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Monday, June 9th 2003

Dear Member of the House Rural Caucus:

On behalf of the American Hospital Association's (AHA) more than 5,000 member hospitals, health systems, networks and other providers of care, I am writing to express our grave concern about misleading information regarding rural hospital payments that was presented by the Medicare Payment Advisory Commission (MedPAC) at a briefing you may have attended in April.

We have obtained a copy of a MedPAC presentation and we are particularly concerned that it inaccurately portrays prospective payment changes for rural hospitals.  Some have said that, if the MedPAC scenario as outlined in this presentation were enacted, rural hospitals would get a 7 percent increase in their Medicare payment in FY 2004.  This is simply untrue!

What some are calling MedPAC's 7 percent "increase" in Medicare payments to rural hospitals includes a reference to a 1.6 percent increase that was made by Congress in prior years to help offset BBA cuts that were widely acknowledged as far too deep.  These provisions are already in place, and certainly cannot be counted as part of any FY 2004 "increase."
MedPAC data prove very clearly that rural hospitals are treated unfairly when caring for Medicare patients.  The aggregate Medicare margin for rural hospitals was negative 2.9 percent in 2000 and 60% of all rural hospitals are losing money serving Medicare patients-this from the most recent data published in MedPAC's March 2003 Report to Congress.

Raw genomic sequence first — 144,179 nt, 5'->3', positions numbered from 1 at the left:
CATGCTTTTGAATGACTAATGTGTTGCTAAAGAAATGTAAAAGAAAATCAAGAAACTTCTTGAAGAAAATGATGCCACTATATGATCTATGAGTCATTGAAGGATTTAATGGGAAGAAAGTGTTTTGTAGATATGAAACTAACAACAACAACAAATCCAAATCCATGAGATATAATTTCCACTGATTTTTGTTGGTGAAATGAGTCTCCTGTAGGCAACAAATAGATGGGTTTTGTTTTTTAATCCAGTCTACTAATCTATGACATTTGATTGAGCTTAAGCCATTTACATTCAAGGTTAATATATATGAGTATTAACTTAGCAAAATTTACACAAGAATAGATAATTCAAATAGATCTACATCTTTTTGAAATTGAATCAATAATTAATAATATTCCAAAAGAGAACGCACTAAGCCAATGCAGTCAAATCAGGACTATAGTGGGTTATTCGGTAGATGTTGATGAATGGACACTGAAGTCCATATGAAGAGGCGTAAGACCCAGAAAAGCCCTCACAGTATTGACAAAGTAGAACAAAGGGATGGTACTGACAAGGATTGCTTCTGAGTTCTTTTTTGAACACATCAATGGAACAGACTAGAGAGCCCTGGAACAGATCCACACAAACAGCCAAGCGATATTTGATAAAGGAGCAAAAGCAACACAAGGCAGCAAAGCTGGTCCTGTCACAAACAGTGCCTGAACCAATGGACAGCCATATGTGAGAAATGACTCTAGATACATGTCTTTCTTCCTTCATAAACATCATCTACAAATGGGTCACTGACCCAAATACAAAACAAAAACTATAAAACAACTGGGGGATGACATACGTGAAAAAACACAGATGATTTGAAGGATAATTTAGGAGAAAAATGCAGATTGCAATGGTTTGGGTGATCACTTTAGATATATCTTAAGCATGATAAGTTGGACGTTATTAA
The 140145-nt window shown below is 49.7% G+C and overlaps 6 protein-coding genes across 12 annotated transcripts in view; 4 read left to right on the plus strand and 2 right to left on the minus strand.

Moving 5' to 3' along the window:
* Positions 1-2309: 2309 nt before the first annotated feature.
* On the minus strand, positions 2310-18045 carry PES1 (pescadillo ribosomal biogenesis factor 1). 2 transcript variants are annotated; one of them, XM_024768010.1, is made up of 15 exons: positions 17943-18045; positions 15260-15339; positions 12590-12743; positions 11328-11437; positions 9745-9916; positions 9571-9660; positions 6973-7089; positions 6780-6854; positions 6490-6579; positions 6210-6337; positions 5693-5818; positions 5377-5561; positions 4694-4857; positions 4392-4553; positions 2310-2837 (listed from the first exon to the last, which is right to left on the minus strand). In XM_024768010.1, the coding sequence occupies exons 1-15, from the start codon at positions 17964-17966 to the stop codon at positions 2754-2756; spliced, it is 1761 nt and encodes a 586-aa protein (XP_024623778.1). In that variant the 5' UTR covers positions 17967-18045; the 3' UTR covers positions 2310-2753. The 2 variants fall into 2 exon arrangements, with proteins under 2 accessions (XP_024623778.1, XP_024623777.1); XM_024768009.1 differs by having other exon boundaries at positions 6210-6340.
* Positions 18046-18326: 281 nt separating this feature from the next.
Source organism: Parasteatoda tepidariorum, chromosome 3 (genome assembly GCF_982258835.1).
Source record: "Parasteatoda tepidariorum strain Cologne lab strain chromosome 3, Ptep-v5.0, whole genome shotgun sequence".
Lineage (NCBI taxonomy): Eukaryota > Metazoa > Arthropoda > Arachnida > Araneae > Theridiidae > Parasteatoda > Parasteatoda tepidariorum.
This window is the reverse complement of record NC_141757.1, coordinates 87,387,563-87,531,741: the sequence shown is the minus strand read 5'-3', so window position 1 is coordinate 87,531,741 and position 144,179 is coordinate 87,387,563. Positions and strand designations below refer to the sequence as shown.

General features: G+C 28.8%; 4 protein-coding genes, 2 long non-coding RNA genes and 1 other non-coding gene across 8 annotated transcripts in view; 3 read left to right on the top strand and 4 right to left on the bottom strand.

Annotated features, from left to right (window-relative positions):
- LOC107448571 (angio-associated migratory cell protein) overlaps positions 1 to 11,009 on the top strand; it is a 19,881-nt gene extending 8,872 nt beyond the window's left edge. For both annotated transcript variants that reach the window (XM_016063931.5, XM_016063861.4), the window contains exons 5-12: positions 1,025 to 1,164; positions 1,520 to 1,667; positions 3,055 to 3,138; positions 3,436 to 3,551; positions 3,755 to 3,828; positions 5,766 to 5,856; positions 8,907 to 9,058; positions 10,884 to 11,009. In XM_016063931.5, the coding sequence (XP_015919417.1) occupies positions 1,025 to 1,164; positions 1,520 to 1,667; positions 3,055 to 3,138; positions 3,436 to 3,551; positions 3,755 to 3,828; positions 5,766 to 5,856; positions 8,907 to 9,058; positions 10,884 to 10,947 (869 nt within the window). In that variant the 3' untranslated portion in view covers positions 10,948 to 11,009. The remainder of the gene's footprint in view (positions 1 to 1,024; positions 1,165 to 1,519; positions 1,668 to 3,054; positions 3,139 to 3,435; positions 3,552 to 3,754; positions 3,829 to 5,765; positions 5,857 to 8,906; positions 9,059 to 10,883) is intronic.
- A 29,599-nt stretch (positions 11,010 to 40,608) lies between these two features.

Inflationary pressures, as measured by the hospital market basket, will push hospital costs up by an estimated 3.5 percent in FY 2004.  Yet, MedPAC is recommending that rural hospitals get less than a full inflationary update - which translates into a real cut.

Anything less than a full inflationary update (3.5 percent) means that Medicare payments to rural hospitals will fall even further behind - creating even more financial hardship for rural hospitals and those they serve.  An update of market basket minus 0.4 percent, as some have suggested be included in upcoming Medicare reform legislation, would again force Medicare payments in FY04 further below the costs of providing care-this is clearly a CUT, not an increase! 
You should also know that MedPAC's update recommendation is for one year only.  We believe some in Congress may be considering a reduction to the inflationary update for as many as each of the next 10 years, plus the permanent expansion of the post-acute care transfer provision - yet another cut to rural hospitals.  The enactment of these two proposals alone would significantly negate help provided from the passage of rural payment relief.
With an aggregate Medicare margin of negative 2.9 percent and more than 60% of all rural hospitals losing money serving Medicare patients, the Medicare program fails its obligation to be a reliable partner in serving the health care needs of more than 54 million people living in rural America.

We know that you are committed to ensuring that your rural hospitals receive adequate Medicare payment.  To this end, we urge you to advocate, as part of Medicare reform, for the rural hospital policy provisions passed by the Senate in the "Jobs and Growth Tax Act of 2003," which was supported overwhelmingly by 86 members of the Senate. President Bush also pledged his support for these provisions as part of this year's Medicare reform legislation. As an advocate for rural health care concerns, you should not settle for anything less, and you should oppose any cuts, including reductions in the inflationary adjustment rural hospitals are already scheduled to receive, that would undermine the advances we hope to achieve.

We appreciate your steadfast support for rural hospitals and look forward to working with you to ensure that the Congress enacts an adequate package of payment reforms for rural America.

Sincerely,

Rick Pollack
Executive Vice President

 

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